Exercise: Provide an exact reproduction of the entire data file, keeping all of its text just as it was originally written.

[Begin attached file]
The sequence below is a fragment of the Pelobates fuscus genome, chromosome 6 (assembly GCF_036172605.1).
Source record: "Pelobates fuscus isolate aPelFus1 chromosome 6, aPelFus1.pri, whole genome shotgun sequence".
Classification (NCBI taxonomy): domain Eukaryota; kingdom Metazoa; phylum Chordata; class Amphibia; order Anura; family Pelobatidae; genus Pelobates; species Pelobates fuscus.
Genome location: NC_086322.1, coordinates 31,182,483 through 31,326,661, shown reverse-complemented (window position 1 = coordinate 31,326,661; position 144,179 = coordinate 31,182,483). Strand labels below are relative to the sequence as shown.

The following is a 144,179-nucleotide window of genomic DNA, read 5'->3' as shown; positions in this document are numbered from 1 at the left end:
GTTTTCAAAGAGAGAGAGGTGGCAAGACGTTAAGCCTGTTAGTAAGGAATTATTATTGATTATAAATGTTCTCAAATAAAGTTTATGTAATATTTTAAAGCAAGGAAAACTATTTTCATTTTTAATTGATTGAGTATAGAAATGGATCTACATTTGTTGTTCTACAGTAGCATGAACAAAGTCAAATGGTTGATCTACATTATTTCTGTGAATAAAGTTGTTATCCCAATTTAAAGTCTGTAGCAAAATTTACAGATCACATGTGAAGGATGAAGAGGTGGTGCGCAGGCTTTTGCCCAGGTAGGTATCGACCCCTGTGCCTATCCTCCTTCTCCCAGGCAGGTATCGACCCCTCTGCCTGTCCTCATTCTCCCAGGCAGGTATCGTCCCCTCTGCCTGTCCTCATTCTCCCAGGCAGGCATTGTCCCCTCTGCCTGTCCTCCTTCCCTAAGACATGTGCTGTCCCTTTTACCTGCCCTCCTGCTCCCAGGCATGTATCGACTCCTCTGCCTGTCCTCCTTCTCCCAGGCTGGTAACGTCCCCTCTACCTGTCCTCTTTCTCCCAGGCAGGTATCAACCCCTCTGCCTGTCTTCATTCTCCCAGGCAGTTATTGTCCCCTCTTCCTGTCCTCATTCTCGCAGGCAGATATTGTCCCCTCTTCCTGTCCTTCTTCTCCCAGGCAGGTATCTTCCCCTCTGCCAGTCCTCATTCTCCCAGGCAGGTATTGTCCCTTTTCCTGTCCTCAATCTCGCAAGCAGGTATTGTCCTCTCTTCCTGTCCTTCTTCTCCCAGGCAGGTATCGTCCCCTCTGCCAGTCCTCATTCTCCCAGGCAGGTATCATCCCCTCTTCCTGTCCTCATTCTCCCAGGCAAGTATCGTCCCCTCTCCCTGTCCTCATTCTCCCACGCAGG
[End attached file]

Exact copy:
The sequence below is a fragment of the Pelobates fuscus genome, chromosome 6 (assembly GCF_036172605.1).
Source record: "Pelobates fuscus isolate aPelFus1 chromosome 6, aPelFus1.pri, whole genome shotgun sequence".
Classification (NCBI taxonomy): domain Eukaryota; kingdom Metazoa; phylum Chordata; class Amphibia; order Anura; family Pelobatidae; genus Pelobates; species Pelobates fuscus.
Genome location: NC_086322.1, coordinates 31,182,483 through 31,326,661, shown reverse-complemented (window position 1 = coordinate 31,326,661; position 144,179 = coordinate 31,182,483). Strand labels below are relative to the sequence as shown.

The following is a 144,179-nucleotide window of genomic DNA, read 5'->3' as shown; positions in this document are numbered from 1 at the left end:
GTTTTCAAAGAGAGAGAGGTGGCAAGACGTTAAGCCTGTTAGTAAGGAATTATTATTGATTATAAATGTTCTCAAATAAAGTTTATGTAATATTTTAAAGCAAGGAAAACTATTTTCATTTTTAATTGATTGAGTATAGAAATGGATCTACATTTGTTGTTCTACAGTAGCATGAACAAAGTCAAATGGTTGATCTACATTATTTCTGTGAATAAAGTTGTTATCCCAATTTAAAGTCTGTAGCAAAATTTACAGATCACATGTGAAGGATGAAGAGGTGGTGCGCAGGCTTTTGCCCAGGTAGGTATCGACCCCTGTGCCTATCCTCCTTCTCCCAGGCAGGTATCGACCCCTCTGCCTGTCCTCATTCTCCCAGGCAGGTATCGTCCCCTCTGCCTGTCCTCATTCTCCCAGGCAGGCATTGTCCCCTCTGCCTGTCCTCCTTCCCTAAGACATGTGCTGTCCCTTTTACCTGCCCTCCTGCTCCCAGGCATGTATCGACTCCTCTGCCTGTCCTCCTTCTCCCAGGCTGGTAACGTCCCCTCTACCTGTCCTCTTTCTCCCAGGCAGGTATCAACCCCTCTGCCTGTCTTCATTCTCCCAGGCAGTTATTGTCCCCTCTTCCTGTCCTCATTCTCGCAGGCAGATATTGTCCCCTCTTCCTGTCCTTCTTCTCCCAGGCAGGTATCTTCCCCTCTGCCAGTCCTCATTCTCCCAGGCAGGTATTGTCCCTTTTCCTGTCCTCAATCTCGCAAGCAGGTATTGTCCTCTCTTCCTGTCCTTCTTCTCCCAGGCAGGTATCGTCCCCTCTGCCAGTCCTCATTCTCCCAGGCAGGTATCATCCCCTCTTCCTGTCCTCATTCTCCCAGGCAAGTATCGTCCCCTCTCCCTGTCCTCATTCTCCCACGCAGG